Asked to lead a group of military veterans against FDR, General Butler flatly refused and worked to expose the plot concocted by some of America's wealthiest families and other financial elites.
In a strange twist, after Wall Street and America's financial elites had effectively wiped out the economy in 1929, a group of wealthy individuals convinced themselves that FDR was the one leading the country to ruin. They approached General Butler with a plan to overthrow President Roosevelt. The goal was to install a fascist dictatorship along the lines that we saw in Germany and Italy at the time. General Butler was viewed as the only man with the prestige and trust necessary for inspiring military veterans to go along with their plan.
Apart from providing money for operating expenses, one of the conspirators, Robert S. Clark, commented, "I have got $30,000,000 (about $540 million today). I do not want to lose it. I am willing to spend half of the $30,000,000 to save the other half." Clark was not alone.
After the entire affair was exposed General Butler came to the conclusion that America's financial elites weren't so much concerned about America as much as they were about making money, regardless of how it affected other nations, our soldiers, or our reputation abroad. General Butler reflected on how he saw his military service abroad:
I spent 33 years and four months in active military service and during that period I spent most of my time as a high class muscle man for Big Business, for Wall Street and the bankers. In short, I was a racketeer, a gangster for capitalism.
I helped make Mexico and especially Tampico safe for American oil interests in 1914. I helped make Haiti and Cuba a decent place for the National City Bank boys to collect revenues in. I helped in the raping of half a dozen Central American republics for the benefit of Wall Street. I helped purify Nicaragua for the International Banking House of Brown Brothers in 1902–1912. I brought light to the Dominican Republic for the American sugar interests in 1916. I helped make Honduras right for the American fruit companies in 1903. In China in 1927 I helped see to it that Standard Oil went on its way unmolested.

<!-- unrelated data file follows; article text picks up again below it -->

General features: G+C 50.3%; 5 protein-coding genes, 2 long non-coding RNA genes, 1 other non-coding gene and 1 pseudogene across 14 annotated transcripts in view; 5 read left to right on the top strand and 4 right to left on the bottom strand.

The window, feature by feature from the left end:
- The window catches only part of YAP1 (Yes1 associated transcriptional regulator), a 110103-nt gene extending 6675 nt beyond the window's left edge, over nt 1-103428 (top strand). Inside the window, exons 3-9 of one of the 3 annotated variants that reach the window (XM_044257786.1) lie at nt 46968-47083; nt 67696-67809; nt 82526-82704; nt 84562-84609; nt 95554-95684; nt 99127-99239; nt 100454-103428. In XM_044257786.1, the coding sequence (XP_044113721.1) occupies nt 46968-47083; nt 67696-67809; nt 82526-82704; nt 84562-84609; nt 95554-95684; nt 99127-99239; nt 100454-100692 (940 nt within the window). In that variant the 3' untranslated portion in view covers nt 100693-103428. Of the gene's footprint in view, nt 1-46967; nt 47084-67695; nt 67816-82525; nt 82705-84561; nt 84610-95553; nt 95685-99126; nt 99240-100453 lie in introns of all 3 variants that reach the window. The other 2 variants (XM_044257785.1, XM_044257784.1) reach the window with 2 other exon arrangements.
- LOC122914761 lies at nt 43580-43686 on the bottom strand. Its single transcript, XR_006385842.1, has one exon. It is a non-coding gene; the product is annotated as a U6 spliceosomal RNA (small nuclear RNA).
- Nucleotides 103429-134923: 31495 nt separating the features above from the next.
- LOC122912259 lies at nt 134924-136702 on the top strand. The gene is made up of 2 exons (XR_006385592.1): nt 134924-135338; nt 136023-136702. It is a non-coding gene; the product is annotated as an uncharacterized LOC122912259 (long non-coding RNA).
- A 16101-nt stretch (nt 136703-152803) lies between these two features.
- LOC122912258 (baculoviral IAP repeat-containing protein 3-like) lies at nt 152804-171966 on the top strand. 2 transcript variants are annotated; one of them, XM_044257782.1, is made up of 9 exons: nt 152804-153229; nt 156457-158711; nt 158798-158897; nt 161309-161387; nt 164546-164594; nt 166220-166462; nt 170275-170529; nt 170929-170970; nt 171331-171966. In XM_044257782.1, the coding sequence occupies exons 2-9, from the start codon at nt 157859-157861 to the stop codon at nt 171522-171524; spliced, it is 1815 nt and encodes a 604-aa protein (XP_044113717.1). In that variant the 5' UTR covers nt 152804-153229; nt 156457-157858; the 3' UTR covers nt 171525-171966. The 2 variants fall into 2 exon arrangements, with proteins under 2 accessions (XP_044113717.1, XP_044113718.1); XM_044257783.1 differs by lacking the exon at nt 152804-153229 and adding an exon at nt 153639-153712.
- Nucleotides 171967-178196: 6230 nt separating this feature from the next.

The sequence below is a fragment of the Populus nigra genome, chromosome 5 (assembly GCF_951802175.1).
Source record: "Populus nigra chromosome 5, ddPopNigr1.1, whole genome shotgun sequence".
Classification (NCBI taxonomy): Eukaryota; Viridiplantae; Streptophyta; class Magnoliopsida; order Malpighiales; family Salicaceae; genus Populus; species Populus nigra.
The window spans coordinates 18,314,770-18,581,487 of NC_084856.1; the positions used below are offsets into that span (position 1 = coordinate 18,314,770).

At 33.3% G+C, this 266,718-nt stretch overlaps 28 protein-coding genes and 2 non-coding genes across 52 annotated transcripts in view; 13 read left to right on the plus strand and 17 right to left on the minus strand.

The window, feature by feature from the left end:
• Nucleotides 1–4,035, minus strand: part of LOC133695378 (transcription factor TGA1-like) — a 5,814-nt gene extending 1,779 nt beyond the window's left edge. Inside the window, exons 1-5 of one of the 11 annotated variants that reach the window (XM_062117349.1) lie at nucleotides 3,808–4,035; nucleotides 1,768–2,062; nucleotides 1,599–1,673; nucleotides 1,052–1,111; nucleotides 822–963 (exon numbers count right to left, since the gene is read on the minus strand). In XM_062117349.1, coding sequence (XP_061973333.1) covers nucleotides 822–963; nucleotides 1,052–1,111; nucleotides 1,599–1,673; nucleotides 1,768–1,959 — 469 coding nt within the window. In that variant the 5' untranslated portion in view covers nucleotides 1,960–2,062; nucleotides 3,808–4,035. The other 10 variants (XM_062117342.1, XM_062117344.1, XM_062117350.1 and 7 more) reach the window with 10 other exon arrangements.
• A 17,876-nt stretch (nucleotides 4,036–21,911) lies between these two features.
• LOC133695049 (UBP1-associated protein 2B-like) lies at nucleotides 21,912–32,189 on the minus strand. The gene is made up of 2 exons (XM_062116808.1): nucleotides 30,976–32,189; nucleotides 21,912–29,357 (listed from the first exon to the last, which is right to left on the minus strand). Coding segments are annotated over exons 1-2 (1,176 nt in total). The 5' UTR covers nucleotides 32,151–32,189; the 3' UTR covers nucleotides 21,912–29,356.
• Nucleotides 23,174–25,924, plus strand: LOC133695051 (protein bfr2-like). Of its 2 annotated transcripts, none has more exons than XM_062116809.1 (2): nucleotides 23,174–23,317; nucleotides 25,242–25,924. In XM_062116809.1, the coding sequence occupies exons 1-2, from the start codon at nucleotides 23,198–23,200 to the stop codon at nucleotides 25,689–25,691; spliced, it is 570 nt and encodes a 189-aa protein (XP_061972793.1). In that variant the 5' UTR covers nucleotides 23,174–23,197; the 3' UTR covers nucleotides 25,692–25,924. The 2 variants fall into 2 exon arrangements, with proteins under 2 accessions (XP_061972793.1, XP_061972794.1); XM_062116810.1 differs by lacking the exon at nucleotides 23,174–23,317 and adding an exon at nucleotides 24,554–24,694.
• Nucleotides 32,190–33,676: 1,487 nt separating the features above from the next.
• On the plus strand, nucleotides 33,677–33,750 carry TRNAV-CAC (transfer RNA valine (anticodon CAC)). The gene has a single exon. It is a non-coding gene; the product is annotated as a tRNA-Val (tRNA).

Looking back on it, I might have given Al Capone a few hints. The best he could do was to operate his racket in three districts. I operated on three continents.
To reduce the proclivity towards war General Butler wrote in War is a Racket that we needed to take the profit out of the equation. To do this he called for national conscription for both people and industry during times of war. Specifically, he wrote:
You can't end [war] by disarmament conferences ... by resolutions. It can be smashed effectively only by taking the profit out of war.
The only way to smash this racket is to conscript capital and industry and labor before the nation's manhood can be conscripted ...
Let the officers and directors and the high-powered executives of our armament factories and our steel companies and our munitions makers and our ship-builders and our air-plane builders ... as well as the bankers and the speculators, be conscripted - to get $30 a month, the same wage as the lads in the trenches get.
Let the workers in these same plants get the same wages ... yes, and all generals and admirals and all officers and all politicians ... Why shouldn't they? They aren't running any risk of being killed or having their bodies mangled or their minds shattered ...
General Butler concluded by saying that if everyone affiliated with making money off of war were to receive what the common soldier earns that the proclivity towards war would be "smashed."
I'm not sure if the tendency to make war would be "smashed" if we took profits out - humanity is made up of some seriously deranged people - but the story of the American empire would definitely be altered.